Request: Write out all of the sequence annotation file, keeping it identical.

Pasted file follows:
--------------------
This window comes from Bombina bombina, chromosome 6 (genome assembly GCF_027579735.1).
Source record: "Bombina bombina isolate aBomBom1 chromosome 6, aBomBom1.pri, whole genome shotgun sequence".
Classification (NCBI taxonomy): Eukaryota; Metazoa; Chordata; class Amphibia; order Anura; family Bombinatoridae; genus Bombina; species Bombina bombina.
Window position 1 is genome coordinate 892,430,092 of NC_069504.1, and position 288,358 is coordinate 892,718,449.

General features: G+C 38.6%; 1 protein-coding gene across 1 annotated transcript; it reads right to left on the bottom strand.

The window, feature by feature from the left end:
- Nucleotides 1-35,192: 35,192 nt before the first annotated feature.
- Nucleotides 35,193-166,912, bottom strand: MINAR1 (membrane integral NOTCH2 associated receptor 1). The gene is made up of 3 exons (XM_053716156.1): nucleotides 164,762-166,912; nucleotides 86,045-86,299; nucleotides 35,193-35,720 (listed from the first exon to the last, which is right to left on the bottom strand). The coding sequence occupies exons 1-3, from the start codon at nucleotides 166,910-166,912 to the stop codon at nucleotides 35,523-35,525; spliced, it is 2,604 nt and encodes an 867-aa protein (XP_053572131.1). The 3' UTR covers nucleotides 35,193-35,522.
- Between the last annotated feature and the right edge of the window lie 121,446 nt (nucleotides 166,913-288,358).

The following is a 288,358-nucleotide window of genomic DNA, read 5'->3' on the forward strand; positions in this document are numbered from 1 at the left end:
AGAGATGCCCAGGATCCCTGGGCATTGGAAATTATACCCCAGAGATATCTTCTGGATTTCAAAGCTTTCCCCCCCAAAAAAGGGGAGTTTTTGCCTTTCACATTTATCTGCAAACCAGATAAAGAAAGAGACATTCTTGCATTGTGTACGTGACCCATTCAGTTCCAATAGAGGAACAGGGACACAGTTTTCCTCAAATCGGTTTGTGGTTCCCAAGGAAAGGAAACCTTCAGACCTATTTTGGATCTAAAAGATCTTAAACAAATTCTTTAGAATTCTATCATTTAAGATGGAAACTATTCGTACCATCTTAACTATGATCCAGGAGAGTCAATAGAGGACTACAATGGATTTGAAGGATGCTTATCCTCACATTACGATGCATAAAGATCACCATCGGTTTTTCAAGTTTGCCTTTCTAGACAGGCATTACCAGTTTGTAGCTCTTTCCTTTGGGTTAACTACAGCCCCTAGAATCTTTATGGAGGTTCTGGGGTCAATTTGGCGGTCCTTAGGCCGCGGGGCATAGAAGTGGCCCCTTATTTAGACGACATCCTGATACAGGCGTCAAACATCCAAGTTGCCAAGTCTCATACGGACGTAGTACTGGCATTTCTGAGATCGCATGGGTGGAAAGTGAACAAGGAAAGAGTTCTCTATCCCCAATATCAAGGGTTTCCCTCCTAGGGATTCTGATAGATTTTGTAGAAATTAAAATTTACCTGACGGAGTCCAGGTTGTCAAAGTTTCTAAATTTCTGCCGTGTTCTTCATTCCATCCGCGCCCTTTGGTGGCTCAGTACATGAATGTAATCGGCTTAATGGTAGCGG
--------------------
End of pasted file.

This window comes from Bombina bombina, chromosome 6 (genome assembly GCF_027579735.1).
Source record: "Bombina bombina isolate aBomBom1 chromosome 6, aBomBom1.pri, whole genome shotgun sequence".
Classification (NCBI taxonomy): Eukaryota; Metazoa; Chordata; class Amphibia; order Anura; family Bombinatoridae; genus Bombina; species Bombina bombina.
Window position 1 is genome coordinate 892,430,092 of NC_069504.1, and position 288,358 is coordinate 892,718,449.

General features: G+C 38.6%; 1 protein-coding gene across 1 annotated transcript; it reads right to left on the bottom strand.

The window, feature by feature from the left end:
- Nucleotides 1-35,192: 35,192 nt before the first annotated feature.
- Nucleotides 35,193-166,912, bottom strand: MINAR1 (membrane integral NOTCH2 associated receptor 1). The gene is made up of 3 exons (XM_053716156.1): nucleotides 164,762-166,912; nucleotides 86,045-86,299; nucleotides 35,193-35,720 (listed from the first exon to the last, which is right to left on the bottom strand). The coding sequence occupies exons 1-3, from the start codon at nucleotides 166,910-166,912 to the stop codon at nucleotides 35,523-35,525; spliced, it is 2,604 nt and encodes an 867-aa protein (XP_053572131.1). The 3' UTR covers nucleotides 35,193-35,522.
- Between the last annotated feature and the right edge of the window lie 121,446 nt (nucleotides 166,913-288,358).

The following is a 288,358-nucleotide window of genomic DNA, read 5'->3' on the forward strand; positions in this document are numbered from 1 at the left end:
AGAGATGCCCAGGATCCCTGGGCATTGGAAATTATACCCCAGAGATATCTTCTGGATTTCAAAGCTTTCCCCCCCAAAAAAGGGGAGTTTTTGCCTTTCACATTTATCTGCAAACCAGATAAAGAAAGAGACATTCTTGCATTGTGTACGTGACCCATTCAGTTCCAATAGAGGAACAGGGACACAGTTTTCCTCAAATCGGTTTGTGGTTCCCAAGGAAAGGAAACCTTCAGACCTATTTTGGATCTAAAAGATCTTAAACAAATTCTTTAGAATTCTATCATTTAAGATGGAAACTATTCGTACCATCTTAACTATGATCCAGGAGAGTCAATAGAGGACTACAATGGATTTGAAGGATGCTTATCCTCACATTACGATGCATAAAGATCACCATCGGTTTTTCAAGTTTGCCTTTCTAGACAGGCATTACCAGTTTGTAGCTCTTTCCTTTGGGTTAACTACAGCCCCTAGAATCTTTATGGAGGTTCTGGGGTCAATTTGGCGGTCCTTAGGCCGCGGGGCATAGAAGTGGCCCCTTATTTAGACGACATCCTGATACAGGCGTCAAACATCCAAGTTGCCAAGTCTCATACGGACGTAGTACTGGCATTTCTGAGATCGCATGGGTGGAAAGTGAACAAGGAAAGAGTTCTCTATCCCCAATATCAAGGGTTTCCCTCCTAGGGATTCTGATAGATTTTGTAGAAATTAAAATTTACCTGACGGAGTCCAGGTTGTCAAAGTTTCTAAATTTCTGCCGTGTTCTTCATTCCATCCGCGCCCTTTGGTGGCTCAGTACATGAATGTAATCGGCTTAATGGTAGCGG